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Elios Vision announces ELIOS registration in France

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The technology is used to treat glaucoma at the same time as cataract surgery.

Elios Vision announces the registration of its ELIOS technology in France.

The technology, which is used to treat glaucoma at the same time as cataract surgery, does not require an implant and provides long-lasting results that may free patients and their doctors from the demands of drop therapy.1 ELIOS technology uses excimer laser energy to create microscopic openings in the trabecular meshwork to re-establish the natural flow of aqueous.

“The ELIOS procedure is filling the gap for patients who don’t need an aggressive surgical approach but are not doing well with drop therapy or would be much better off reducing their drop regimen,” said Ike Ahmed, MD, a Canada-based ophthalmologist and glaucoma expert. “ELIOS has been particularly impactful for cataract surgery in my practice. It just makes sense to combine ELIOS with cataract surgery when you’re already going into the eye.”

ELIOS provides an opportunity to address the most common cause of blindness during the most performed surgical procedure in the world with a safety profile similar to cataract surgery.2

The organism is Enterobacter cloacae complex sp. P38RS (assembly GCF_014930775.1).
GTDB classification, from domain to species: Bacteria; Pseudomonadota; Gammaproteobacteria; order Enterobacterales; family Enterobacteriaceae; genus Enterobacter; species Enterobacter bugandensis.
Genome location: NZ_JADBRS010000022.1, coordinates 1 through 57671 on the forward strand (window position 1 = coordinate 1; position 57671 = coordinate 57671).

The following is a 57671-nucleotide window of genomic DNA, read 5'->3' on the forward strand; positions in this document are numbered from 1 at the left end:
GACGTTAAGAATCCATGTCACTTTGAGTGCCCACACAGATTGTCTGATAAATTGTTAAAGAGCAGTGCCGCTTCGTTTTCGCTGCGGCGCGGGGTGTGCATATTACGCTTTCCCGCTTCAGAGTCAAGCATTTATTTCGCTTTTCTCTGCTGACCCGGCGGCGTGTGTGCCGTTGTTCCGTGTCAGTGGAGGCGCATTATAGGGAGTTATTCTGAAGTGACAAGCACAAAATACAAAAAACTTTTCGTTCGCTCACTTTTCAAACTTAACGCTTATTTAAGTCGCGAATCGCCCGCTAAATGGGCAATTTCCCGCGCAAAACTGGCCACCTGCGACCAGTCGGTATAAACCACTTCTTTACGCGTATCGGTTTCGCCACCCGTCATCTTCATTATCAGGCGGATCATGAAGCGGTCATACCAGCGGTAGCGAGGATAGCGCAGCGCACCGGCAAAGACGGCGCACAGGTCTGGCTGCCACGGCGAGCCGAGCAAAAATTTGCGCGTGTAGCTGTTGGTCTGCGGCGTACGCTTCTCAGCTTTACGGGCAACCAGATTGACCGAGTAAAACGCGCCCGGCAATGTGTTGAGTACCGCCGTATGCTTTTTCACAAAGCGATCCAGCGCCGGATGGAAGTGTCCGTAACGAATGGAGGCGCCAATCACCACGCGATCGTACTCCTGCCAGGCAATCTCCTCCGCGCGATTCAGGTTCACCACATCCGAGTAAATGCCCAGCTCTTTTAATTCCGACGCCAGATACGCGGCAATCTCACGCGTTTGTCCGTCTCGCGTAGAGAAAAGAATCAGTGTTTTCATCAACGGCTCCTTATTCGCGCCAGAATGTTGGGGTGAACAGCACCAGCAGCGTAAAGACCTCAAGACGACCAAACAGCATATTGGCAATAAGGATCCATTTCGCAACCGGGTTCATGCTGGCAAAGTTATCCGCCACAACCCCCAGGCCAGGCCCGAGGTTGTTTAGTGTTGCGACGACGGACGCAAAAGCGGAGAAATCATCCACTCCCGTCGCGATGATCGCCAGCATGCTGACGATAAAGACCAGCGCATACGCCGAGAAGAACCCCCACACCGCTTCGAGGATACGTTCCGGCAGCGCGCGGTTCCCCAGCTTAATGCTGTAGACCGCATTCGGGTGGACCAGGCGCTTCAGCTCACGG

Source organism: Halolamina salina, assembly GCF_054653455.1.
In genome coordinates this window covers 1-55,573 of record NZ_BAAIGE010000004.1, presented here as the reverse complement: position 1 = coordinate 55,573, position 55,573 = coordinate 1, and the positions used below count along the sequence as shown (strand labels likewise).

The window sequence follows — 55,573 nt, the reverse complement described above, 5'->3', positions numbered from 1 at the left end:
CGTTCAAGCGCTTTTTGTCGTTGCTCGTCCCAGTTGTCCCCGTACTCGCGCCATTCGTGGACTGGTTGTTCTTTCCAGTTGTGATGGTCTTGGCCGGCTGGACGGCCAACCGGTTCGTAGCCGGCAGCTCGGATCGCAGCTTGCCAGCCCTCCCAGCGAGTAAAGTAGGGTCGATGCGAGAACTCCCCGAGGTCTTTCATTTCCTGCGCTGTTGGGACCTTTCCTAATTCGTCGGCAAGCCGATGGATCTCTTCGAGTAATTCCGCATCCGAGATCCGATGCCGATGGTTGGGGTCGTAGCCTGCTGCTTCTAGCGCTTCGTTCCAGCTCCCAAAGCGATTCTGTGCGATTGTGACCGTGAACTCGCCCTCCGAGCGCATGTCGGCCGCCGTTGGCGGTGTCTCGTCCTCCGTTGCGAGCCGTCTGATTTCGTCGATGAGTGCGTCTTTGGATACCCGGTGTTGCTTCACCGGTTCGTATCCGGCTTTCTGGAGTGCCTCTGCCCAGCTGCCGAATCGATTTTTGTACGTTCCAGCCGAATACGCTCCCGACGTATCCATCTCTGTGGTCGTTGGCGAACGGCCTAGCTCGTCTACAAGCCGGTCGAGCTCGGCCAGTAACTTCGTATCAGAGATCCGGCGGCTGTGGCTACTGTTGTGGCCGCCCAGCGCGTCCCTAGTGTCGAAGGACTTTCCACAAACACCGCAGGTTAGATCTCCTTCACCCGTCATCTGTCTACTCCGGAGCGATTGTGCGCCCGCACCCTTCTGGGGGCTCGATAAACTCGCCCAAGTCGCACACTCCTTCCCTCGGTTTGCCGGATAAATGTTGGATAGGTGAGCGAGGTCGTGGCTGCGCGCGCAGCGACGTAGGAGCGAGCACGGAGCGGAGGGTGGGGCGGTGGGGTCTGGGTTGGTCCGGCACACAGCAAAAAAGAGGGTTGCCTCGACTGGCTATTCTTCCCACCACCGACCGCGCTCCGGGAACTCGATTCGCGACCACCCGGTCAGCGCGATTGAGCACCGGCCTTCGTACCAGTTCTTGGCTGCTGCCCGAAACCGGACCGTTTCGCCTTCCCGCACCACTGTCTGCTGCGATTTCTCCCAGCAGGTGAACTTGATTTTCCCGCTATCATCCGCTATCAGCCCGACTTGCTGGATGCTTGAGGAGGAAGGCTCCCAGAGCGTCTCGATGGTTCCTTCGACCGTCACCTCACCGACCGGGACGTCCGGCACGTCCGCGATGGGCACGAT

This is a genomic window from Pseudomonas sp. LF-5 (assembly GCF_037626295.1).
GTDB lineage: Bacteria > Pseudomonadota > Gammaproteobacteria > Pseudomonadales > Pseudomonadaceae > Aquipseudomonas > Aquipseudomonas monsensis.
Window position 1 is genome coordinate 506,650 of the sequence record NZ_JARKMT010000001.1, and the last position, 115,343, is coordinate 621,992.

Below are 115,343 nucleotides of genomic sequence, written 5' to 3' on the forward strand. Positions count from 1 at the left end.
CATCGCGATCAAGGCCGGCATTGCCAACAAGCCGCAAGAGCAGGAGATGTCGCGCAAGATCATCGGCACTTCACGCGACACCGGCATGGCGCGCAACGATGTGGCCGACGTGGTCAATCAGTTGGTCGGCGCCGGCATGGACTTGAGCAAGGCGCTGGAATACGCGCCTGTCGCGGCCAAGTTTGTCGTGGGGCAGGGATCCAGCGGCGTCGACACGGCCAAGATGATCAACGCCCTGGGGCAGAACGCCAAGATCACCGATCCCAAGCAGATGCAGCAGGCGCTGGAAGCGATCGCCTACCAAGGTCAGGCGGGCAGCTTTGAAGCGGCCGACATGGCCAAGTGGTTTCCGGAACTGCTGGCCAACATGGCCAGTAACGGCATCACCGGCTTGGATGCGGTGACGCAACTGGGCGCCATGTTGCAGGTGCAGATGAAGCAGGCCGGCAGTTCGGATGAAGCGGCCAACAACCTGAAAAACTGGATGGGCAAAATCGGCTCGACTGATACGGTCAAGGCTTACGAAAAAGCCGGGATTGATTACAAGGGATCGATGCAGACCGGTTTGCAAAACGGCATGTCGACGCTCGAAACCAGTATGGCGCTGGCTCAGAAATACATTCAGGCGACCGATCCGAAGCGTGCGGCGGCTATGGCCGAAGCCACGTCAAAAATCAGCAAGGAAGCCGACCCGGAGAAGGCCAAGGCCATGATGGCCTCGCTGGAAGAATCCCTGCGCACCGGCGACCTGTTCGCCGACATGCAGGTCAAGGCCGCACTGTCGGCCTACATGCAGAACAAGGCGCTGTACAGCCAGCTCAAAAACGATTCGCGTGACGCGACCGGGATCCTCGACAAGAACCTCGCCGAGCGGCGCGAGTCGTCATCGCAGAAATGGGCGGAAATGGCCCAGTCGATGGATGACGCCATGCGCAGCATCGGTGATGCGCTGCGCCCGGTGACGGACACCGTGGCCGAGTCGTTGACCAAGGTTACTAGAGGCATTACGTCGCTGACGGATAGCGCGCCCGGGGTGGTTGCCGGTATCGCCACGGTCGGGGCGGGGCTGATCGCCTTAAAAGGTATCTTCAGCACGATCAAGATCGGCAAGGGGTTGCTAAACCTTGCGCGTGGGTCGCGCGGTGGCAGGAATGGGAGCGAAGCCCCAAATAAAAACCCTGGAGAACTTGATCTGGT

“Multiple clinical studies across Europe have demonstrated that ELIOS has a strong efficacy and safety profile, with significant advantages over other forms of microinvasive glaucoma surgery,” said Elliot Friedman, chief executive officer of Elios Vision.

The technology is implant-free, meaning a faster learning curve for surgeons and less potential post-operative management for patients. In addition, ELIOS’ use of an excimer laser avoids thermal or mechanical trauma.1 The ten microchannels this technology creates have proven to be effective and long-lasting for up to 8 years.2

“The ELIOS technology appears to be a promising technology for lowering IOP and medication use in patients with glaucoma and has been used in other EU countries for several years. The fact that ELIOS uses a laser to enhance outflow is appealing as this makes the procedure less traumatic than conventional methods and avoids the use of implants,” said Prof Philippe Denis, glaucoma specialist, Hôpital de la Croix-Rousse, Lyon, France.

References
  1. Töteberg-Harms et al. BMC Ophthalmology 2013
  2. Riesen M, Funk J, Töteberg-Harms M. “Long-term treatment success and safety of combined phacoemulsification plus excimer laser trabeculostomy: an 8-year follow-up study”. Graefes Arch Clin Exp Ophthalmol. 2022 Jan 16.


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